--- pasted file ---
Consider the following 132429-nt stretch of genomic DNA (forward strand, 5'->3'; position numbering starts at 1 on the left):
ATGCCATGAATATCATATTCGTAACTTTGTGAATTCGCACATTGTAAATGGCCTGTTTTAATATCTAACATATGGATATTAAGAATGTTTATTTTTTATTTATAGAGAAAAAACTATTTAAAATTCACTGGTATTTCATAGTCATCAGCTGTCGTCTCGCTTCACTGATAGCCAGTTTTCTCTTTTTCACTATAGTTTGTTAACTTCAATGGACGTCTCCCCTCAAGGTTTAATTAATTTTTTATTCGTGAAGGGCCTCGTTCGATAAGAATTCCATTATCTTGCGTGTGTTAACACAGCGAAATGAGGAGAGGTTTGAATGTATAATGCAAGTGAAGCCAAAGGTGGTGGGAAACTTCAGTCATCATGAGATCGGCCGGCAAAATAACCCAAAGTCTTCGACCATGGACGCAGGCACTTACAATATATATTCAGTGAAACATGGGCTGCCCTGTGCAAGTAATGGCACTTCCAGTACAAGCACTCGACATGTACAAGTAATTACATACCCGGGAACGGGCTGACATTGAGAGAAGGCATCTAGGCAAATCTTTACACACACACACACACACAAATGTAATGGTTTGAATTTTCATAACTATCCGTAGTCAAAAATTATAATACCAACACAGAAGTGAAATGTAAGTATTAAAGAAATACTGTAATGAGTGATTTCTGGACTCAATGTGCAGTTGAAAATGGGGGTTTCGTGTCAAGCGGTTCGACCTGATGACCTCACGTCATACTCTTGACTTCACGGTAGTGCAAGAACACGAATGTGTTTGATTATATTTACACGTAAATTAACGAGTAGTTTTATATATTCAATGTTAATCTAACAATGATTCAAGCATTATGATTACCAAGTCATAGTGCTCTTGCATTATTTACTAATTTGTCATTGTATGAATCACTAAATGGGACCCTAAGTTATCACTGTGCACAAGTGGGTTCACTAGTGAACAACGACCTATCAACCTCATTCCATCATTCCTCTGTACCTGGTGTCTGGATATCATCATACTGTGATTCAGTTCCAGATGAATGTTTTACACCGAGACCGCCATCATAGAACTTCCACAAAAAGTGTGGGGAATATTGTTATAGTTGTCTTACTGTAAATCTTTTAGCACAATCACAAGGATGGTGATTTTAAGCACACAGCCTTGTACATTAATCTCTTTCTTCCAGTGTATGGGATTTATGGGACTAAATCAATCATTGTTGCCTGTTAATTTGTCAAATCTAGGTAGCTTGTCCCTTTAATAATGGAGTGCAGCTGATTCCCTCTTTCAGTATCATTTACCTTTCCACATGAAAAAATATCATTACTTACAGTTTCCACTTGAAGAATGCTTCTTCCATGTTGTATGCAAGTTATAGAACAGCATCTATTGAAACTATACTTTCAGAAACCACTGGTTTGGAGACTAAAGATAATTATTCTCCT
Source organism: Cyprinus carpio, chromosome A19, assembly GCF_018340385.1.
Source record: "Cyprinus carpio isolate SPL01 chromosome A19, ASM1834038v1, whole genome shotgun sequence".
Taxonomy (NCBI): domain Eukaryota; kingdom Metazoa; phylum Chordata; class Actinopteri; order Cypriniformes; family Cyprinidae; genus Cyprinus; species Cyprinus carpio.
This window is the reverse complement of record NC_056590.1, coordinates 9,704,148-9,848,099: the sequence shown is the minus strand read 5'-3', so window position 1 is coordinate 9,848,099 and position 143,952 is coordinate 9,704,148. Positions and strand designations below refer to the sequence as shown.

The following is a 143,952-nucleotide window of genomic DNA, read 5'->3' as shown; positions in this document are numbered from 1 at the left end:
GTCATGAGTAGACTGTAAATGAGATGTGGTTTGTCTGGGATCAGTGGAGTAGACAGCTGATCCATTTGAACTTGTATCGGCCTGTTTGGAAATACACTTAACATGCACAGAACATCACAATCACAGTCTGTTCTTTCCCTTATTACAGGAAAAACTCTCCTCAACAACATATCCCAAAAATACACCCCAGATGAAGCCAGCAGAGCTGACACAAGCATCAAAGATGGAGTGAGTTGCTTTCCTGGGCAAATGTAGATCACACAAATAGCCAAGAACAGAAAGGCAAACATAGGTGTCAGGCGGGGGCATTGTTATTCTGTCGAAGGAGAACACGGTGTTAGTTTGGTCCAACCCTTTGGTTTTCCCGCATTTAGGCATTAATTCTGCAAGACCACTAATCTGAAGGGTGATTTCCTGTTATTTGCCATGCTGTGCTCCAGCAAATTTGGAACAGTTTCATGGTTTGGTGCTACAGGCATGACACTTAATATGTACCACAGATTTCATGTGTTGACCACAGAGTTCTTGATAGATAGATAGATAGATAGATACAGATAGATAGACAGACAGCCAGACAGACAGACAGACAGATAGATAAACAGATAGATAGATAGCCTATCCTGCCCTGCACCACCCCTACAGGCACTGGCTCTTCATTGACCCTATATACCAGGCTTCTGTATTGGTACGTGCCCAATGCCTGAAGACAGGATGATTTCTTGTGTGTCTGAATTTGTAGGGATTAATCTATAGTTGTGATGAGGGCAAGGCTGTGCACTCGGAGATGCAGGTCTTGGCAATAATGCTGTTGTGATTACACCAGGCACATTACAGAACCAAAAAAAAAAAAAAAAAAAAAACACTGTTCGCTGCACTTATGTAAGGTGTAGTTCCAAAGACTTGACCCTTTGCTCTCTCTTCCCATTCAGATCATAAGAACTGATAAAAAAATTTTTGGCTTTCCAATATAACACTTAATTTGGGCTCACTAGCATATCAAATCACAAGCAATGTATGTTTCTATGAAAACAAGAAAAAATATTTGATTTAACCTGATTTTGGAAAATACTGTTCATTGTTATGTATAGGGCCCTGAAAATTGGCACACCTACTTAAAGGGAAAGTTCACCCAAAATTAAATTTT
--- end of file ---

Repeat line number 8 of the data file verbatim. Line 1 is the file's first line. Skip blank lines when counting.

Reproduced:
GTCATGAGTAGACTGTAAATGAGATGTGGTTTGTCTGGGATCAGTGGAGTAGACAGCTGATCCATTTGAACTTGTATCGGCCTGTTTGGAAATACACTTAACATGCACAGAACATCACAATCACAGTCTGTTCTTTCCCTTATTACAGGAAAAACTCTCCTCAACAACATATCCCAAAAATACACCCCAGATGAAGCCAGCAGAGCTGACACAAGCATCAAAGATGGAGTGAGTTGCTTTCCTGGGCAAATGTAGATCACACAAATAGCCAAGAACAGAAAGGCAAACATAGGTGTCAGGCGGGGGCATTGTTATTCTGTCGAAGGAGAACACGGTGTTAGTTTGGTCCAACCCTTTGGTTTTCCCGCATTTAGGCATTAATTCTGCAAGACCACTAATCTGAAGGGTGATTTCCTGTTATTTGCCATGCTGTGCTCCAGCAAATTTGGAACAGTTTCATGGTTTGGTGCTACAGGCATGACACTTAATATGTACCACAGATTTCATGTGTTGACCACAGAGTTCTTGATAGATAGATAGATAGATAGATACAGATAGATAGACAGACAGCCAGACAGACAGACAGACAGATAGATAAACAGATAGATAGATAGCCTATCCTGCCCTGCACCACCCCTACAGGCACTGGCTCTTCATTGACCCTATATACCAGGCTTCTGTATTGGTACGTGCCCAATGCCTGAAGACAGGATGATTTCTTGTGTGTCTGAATTTGTAGGGATTAATCTATAGTTGTGATGAGGGCAAGGCTGTGCACTCGGAGATGCAGGTCTTGGCAATAATGCTGTTGTGATTACACCAGGCACATTACAGAACCAAAAAAAAAAAAAAAAAAAAAACACTGTTCGCTGCACTTATGTAAGGTGTAGTTCCAAAGACTTGACCCTTTGCTCTCTCTTCCCATTCAGATCATAAGAACTGATAAAAAAATTTTTGGCTTTCCAATATAACACTTAATTTGGGCTCACTAGCATATCAAATCACAAGCAATGTATGTTTCTATGAAAACAAGAAAAAATATTTGATTTAACCTGATTTTGGAAAATACTGTTCATTGTTATGTATAGGGCCCTGAAAATTGGCACACCTACTTAAAGGGAAAGTTCACCCAAAATTAAATTTT